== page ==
WE LOVE SOAPS TV: Your performance was so acclaimed that it won you an Emmy nomination in 2009. How did that feel?
Jon Lindstrom: That was great, I had never been nominated for an Emmy before. I had worked really hard. The fact is, the Emmy's are a professional academy where you are recognized by your peers. So to have your peers say, “Dude, you were one of the five best this year,” that meant a lot to me.
WE LOVE SOAPS TV: Did it feel vindicating given you had been under critical pressure taking on the role of Craig?
Jon Lindstrom: Yes, it did. I have to admit it did.
WE LOVE SOAPS TV: Honestly, did you prepare a speech?
Jon Lindstrom: I did, but it kept changing during the show, on the walk to the theater, while I was in the shower. And then during the show, as we were getting closer and closer to the award, you see that the show is running long and whoever wins won’t have much time to say anything anyway. So I thought, “If I find myself up there I’ll say whatever comes to mind.”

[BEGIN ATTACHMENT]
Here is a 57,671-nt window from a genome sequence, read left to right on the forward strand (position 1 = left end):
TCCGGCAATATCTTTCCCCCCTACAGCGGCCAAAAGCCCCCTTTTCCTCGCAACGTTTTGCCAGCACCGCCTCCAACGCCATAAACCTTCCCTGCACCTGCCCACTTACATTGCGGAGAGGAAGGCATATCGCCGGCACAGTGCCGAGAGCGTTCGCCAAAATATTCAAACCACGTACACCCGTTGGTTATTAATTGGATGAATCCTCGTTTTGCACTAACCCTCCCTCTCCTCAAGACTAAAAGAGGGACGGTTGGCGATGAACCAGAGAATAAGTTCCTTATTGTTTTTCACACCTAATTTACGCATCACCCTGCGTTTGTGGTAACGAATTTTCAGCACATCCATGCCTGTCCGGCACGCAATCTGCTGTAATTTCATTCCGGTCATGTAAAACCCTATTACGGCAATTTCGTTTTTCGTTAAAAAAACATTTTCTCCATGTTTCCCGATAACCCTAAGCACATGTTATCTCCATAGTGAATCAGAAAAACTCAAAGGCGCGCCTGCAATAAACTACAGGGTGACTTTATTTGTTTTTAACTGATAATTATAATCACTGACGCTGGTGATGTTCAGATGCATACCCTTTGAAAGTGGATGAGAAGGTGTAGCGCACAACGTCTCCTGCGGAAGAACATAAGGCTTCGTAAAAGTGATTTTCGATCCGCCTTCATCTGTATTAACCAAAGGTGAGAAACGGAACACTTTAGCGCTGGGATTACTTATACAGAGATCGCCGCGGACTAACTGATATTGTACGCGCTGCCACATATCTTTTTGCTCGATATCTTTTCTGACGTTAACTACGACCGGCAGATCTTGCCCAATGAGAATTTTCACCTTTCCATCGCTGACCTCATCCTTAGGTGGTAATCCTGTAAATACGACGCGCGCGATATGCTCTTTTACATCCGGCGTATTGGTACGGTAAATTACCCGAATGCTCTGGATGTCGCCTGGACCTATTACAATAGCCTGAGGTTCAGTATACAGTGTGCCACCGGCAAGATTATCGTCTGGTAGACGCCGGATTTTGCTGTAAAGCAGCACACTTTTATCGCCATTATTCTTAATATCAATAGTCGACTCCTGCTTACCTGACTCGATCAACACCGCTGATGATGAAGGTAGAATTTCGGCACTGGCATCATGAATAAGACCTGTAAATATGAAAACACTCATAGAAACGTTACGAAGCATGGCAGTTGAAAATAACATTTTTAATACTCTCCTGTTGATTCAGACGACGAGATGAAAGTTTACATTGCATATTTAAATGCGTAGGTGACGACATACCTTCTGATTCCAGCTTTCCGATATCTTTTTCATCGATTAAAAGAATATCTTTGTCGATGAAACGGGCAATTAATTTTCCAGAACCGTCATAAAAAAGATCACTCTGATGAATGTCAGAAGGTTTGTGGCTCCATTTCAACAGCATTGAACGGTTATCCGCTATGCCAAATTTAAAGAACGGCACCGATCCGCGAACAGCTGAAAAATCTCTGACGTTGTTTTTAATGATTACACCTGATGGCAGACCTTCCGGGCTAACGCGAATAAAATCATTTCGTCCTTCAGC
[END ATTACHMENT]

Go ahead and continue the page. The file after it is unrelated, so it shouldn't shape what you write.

WE LOVE SOAPS TV: And who would you have thanked?
Jon Lindstrom: Everyone that had ever been born in the history of the world...and the people who watch the show (laughs).
EDITOR'S NOTE: Come back for the final part of our interview in which Lindstrom discusses the impact of the AS THE WORLD TURNS cancellation, how he has coped with the loss of the show this past year, as well as thriving career in independent films.